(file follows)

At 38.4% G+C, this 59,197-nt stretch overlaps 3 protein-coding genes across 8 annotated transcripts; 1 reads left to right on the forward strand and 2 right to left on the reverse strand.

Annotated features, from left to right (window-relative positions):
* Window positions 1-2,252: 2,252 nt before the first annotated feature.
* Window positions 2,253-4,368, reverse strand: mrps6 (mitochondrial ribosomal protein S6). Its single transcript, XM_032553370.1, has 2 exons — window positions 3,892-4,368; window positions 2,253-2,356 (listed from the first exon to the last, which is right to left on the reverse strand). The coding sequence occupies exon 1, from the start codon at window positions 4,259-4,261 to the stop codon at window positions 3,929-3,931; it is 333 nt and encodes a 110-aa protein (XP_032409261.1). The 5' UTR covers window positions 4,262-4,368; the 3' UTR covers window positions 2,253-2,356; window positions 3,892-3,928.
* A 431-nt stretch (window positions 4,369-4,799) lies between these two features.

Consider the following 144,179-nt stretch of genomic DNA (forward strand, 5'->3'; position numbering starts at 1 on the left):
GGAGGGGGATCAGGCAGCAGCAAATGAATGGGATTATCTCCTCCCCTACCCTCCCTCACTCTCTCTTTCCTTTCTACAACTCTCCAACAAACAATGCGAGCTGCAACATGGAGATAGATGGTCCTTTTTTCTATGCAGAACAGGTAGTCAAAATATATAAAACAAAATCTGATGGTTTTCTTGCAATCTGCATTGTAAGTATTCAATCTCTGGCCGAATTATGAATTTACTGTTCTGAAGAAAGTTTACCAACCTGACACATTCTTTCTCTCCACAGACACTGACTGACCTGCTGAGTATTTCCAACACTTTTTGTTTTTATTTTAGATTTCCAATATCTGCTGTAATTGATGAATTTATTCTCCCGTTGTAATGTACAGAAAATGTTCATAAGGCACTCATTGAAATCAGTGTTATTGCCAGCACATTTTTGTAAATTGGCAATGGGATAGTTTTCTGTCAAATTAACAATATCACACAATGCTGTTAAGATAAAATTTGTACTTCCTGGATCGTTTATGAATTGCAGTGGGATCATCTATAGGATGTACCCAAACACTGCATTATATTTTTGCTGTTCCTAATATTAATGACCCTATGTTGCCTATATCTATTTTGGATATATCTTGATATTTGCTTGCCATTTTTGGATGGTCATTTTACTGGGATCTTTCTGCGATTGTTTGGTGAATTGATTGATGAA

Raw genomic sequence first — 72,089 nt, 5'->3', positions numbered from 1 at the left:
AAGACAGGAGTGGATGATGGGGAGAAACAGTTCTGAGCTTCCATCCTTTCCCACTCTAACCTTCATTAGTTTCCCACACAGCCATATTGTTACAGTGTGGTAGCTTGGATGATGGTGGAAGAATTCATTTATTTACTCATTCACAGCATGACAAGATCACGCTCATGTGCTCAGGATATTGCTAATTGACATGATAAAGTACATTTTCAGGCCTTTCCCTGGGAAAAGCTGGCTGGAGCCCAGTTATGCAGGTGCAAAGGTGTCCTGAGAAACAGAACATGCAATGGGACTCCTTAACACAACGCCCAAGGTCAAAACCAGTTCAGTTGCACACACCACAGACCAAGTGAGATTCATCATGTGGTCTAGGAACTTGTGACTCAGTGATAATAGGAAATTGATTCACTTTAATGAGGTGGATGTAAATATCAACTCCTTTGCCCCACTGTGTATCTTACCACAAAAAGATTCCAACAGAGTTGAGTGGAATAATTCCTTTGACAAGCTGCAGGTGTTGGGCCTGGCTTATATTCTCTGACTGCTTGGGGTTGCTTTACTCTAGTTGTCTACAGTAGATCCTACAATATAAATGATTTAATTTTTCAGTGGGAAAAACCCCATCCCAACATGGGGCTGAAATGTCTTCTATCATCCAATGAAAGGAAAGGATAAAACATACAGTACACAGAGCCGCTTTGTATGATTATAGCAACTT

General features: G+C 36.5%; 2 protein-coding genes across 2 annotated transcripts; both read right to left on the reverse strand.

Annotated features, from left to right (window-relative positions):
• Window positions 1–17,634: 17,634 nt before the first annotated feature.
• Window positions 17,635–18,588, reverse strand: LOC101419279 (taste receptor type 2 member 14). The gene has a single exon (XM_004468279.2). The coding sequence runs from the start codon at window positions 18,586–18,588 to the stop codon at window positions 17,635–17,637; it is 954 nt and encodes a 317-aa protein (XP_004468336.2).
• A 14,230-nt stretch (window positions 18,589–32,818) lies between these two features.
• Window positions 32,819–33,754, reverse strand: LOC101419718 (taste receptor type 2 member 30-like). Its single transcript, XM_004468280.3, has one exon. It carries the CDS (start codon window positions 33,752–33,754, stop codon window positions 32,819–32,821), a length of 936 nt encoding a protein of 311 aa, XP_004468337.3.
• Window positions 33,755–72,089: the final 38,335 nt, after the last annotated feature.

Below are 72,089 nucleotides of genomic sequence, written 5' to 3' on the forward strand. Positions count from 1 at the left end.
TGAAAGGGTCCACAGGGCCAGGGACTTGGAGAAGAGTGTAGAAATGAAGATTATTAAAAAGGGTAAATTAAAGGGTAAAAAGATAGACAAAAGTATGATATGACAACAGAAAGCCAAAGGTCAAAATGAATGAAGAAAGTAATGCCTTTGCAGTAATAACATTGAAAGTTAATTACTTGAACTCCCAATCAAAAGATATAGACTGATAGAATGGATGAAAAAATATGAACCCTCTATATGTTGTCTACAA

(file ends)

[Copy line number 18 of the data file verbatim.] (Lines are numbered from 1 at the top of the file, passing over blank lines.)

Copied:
TGAAAGGGTCCACAGGGCCAGGGACTTGGAGAAGAGTGTAGAAATGAAGATTATTAAAAAGGGTAAATTAAAGGGTAAAAAGATAGACAAAAGTATGATATGACAACAGAAAGCCAAAGGTCAAAATGAATGAAGAAAGTAATGCCTTTGCAGTAATAACATTGAAAGTTAATTACTTGAACTCCCAATCAAAAGATATAGACTGATAGAATGGATGAAAAAATATGAACCCTCTATATGTTGTCTACAA